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Shakespeare is first mentioned as a playwright in 1592, when he had already written at least five plays: The Comedy of ErrorsTitus Andronicus, and Henry VI, Parts 1, 2, and 3. By 1598, a literary critic attributes a dozen plays to him, including one that is now considered lost, Love’s Labors Won.

Shakespeare’s contemporaries gossiped about him, and read, saw, and responded to his plays. Evidence for Shakespeare’s prominence in the playwriting community appears in manuscript and print, including title pages, literary anthologies, and literary criticism by his contemporaries. Occasionally, we encounter more subtle glimpses of the theatrical network at work--for example, diary entries, or in one instance, a conversation with Shakespeare about a play’s author, recorded by Sir George Buc, Master of the Revels, who was responsible for censoring plays for performance in the early 17th century.  

Like other plays from the period, Shakespeare’s plays were meant to be read both as stories and as sources for sententiae, passages that become stand-alone proverbs when removed from the play. Beginning in 1600, a group of editors and publishers elevated English plays to a more respectable status by excerpting them in printed literary anthologies and printing “commonplace markers” (modern-day quotation marks) alongside extractable sayings in the plays themselves. These markers would indicate passages that readers could then copy into their own commonplace books, personalized collections of proverbs.  

All Documents

May 1606- June 1608
Sometime between May 1606 and July 1608, the Venetian ambassador to England saw a performance of Pericles, and invited the ambassador of France, the ambassador’s wife, and the Florentine resident in England, to join him.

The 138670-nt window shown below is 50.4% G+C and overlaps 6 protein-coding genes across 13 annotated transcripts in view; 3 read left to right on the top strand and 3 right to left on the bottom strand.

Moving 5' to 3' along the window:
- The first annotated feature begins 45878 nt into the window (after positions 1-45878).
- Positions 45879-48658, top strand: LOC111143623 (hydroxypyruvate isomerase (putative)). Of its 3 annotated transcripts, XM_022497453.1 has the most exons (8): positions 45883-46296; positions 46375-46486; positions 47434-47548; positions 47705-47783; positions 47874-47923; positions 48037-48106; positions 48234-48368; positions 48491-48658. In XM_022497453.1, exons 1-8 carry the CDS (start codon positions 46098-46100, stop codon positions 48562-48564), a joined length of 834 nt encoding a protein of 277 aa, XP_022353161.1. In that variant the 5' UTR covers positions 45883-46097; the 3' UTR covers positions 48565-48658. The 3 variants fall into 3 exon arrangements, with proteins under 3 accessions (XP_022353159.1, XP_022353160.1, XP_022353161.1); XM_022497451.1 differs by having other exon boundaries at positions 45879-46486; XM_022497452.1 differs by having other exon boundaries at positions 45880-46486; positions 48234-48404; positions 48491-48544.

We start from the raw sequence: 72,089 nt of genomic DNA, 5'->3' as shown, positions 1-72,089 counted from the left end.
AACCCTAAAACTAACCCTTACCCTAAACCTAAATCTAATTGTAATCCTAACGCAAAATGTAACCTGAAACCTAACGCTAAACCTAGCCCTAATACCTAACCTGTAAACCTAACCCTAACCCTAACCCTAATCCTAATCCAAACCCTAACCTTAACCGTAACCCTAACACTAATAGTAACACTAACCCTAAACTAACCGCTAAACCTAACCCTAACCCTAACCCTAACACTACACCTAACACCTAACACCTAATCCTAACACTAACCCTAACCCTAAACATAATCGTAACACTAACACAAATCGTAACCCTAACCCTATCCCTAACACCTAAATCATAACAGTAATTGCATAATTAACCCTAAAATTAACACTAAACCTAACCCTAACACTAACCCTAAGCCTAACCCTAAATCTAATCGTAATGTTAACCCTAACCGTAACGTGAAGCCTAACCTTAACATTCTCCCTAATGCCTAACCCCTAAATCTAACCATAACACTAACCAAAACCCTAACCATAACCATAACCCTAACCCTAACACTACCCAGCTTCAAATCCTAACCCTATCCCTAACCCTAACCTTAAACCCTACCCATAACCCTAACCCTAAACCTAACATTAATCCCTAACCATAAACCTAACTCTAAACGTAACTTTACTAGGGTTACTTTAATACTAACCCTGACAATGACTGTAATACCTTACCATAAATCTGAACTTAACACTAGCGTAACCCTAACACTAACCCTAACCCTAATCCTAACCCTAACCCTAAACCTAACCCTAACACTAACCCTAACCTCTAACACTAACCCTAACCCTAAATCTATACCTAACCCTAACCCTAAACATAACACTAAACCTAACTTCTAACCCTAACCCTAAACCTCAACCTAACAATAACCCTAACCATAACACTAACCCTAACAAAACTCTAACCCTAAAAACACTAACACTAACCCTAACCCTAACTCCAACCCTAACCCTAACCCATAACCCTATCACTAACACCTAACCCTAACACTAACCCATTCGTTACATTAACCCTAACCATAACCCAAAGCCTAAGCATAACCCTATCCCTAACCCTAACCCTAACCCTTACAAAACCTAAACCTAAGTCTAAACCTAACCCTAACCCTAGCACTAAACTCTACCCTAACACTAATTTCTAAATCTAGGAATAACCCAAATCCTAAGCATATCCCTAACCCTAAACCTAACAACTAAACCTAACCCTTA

1605- 1609
SHAKESPEARE DOCUMENTED IS STILL GROWING! Descriptive content and transcriptions will continue to be added, updated and expanded. Check back for regular updates!
1609
SHAKESPEARE DOCUMENTED IS STILL GROWING! Descriptive content and transcriptions will continue to be added, updated and expanded. Check back for regular updates!
1609
John Davies of Hereford was one of the most prolific poets of his age. He was born about 1565 and died in 1618, making him William Shakespeare’s nearly exact contemporary.
ca. 1609
Scipio Squire (alias Le Squyer alias Squyre) (1579-1659), who owned the edition of Pericles shown here, was a minor legal officer who rose to become deputy chamberlain and then chamberlain of the Exchequer, or royal treasury.
1609- 1610
The poet and courtier Sir John Harington left behind tantalizing lists of plays written by Shakespeare, Ben Jonson, Thomas Middleton, Thomas Heywood, and others. Around 1609 he compiled two lists of play quartos almost certainly in his personal collection.
April 30, 1610
During a diplomatic visit to England in 1610, the Protestant German prince Louis Frederick Würtemberg attended a performance of Othello--“l’histoire du More de Venise”--at the Globe.
September 1610
In September 1610, Henry Jackson (1586-1662) of Corpus Christi College, Oxford, wrote a letter in Latin to his friend “G.P.” in which he described a recent visit by Shakespeare’s company, the King’s Men.
1611
In the last year of his life, the astrologer Simon Forman (1552-1611) recorded his impressions of the plots and lessons of four plays he saw at the Globe, three of which were by Shakespeare: Macbeth on April 20, 1611 (he mistakenly writes 1610), a production of Richard II by an
undated, possibly 1611?
SHAKESPEARE DOCUMENTED IS STILL GROWING! Descriptive content and transcriptions will continue to be added, updated and expanded. Check back for regular updates!

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